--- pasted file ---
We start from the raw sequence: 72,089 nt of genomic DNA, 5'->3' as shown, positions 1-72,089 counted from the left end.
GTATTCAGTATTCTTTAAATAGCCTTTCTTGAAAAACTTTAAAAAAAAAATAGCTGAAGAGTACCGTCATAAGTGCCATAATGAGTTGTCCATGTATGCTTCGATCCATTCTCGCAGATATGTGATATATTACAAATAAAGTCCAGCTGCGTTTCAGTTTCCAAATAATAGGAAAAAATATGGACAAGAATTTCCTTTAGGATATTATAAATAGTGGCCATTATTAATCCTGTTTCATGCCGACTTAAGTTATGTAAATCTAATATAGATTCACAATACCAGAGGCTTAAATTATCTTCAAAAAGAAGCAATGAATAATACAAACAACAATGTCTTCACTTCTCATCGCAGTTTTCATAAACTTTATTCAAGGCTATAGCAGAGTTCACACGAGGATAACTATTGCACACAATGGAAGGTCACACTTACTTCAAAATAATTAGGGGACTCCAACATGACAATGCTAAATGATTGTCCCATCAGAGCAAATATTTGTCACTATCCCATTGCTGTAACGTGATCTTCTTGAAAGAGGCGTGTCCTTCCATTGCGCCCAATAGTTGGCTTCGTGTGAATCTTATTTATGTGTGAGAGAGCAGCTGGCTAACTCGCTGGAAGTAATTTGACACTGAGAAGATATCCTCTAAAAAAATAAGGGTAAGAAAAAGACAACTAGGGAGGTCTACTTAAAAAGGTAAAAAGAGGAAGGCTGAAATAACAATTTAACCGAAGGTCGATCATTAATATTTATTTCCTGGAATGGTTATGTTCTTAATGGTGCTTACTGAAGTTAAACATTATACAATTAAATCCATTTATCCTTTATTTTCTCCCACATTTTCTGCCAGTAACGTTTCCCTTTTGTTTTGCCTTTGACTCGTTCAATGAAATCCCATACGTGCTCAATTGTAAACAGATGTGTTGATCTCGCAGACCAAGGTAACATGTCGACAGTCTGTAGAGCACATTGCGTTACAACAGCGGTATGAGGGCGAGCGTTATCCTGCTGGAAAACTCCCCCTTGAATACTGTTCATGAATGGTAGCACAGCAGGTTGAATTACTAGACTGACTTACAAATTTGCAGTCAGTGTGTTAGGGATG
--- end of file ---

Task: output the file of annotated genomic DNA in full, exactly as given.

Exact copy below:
We start from the raw sequence: 72,089 nt of genomic DNA, 5'->3' as shown, positions 1-72,089 counted from the left end.
GTATTCAGTATTCTTTAAATAGCCTTTCTTGAAAAACTTTAAAAAAAAAATAGCTGAAGAGTACCGTCATAAGTGCCATAATGAGTTGTCCATGTATGCTTCGATCCATTCTCGCAGATATGTGATATATTACAAATAAAGTCCAGCTGCGTTTCAGTTTCCAAATAATAGGAAAAAATATGGACAAGAATTTCCTTTAGGATATTATAAATAGTGGCCATTATTAATCCTGTTTCATGCCGACTTAAGTTATGTAAATCTAATATAGATTCACAATACCAGAGGCTTAAATTATCTTCAAAAAGAAGCAATGAATAATACAAACAACAATGTCTTCACTTCTCATCGCAGTTTTCATAAACTTTATTCAAGGCTATAGCAGAGTTCACACGAGGATAACTATTGCACACAATGGAAGGTCACACTTACTTCAAAATAATTAGGGGACTCCAACATGACAATGCTAAATGATTGTCCCATCAGAGCAAATATTTGTCACTATCCCATTGCTGTAACGTGATCTTCTTGAAAGAGGCGTGTCCTTCCATTGCGCCCAATAGTTGGCTTCGTGTGAATCTTATTTATGTGTGAGAGAGCAGCTGGCTAACTCGCTGGAAGTAATTTGACACTGAGAAGATATCCTCTAAAAAAATAAGGGTAAGAAAAAGACAACTAGGGAGGTCTACTTAAAAAGGTAAAAAGAGGAAGGCTGAAATAACAATTTAACCGAAGGTCGATCATTAATATTTATTTCCTGGAATGGTTATGTTCTTAATGGTGCTTACTGAAGTTAAACATTATACAATTAAATCCATTTATCCTTTATTTTCTCCCACATTTTCTGCCAGTAACGTTTCCCTTTTGTTTTGCCTTTGACTCGTTCAATGAAATCCCATACGTGCTCAATTGTAAACAGATGTGTTGATCTCGCAGACCAAGGTAACATGTCGACAGTCTGTAGAGCACATTGCGTTACAACAGCGGTATGAGGGCGAGCGTTATCCTGCTGGAAAACTCCCCCTTGAATACTGTTCATGAATGGTAGCACAGCAGGTTGAATTACTAGACTGACTTACAAATTTGCAGTCAGTGTGTTAGGGATG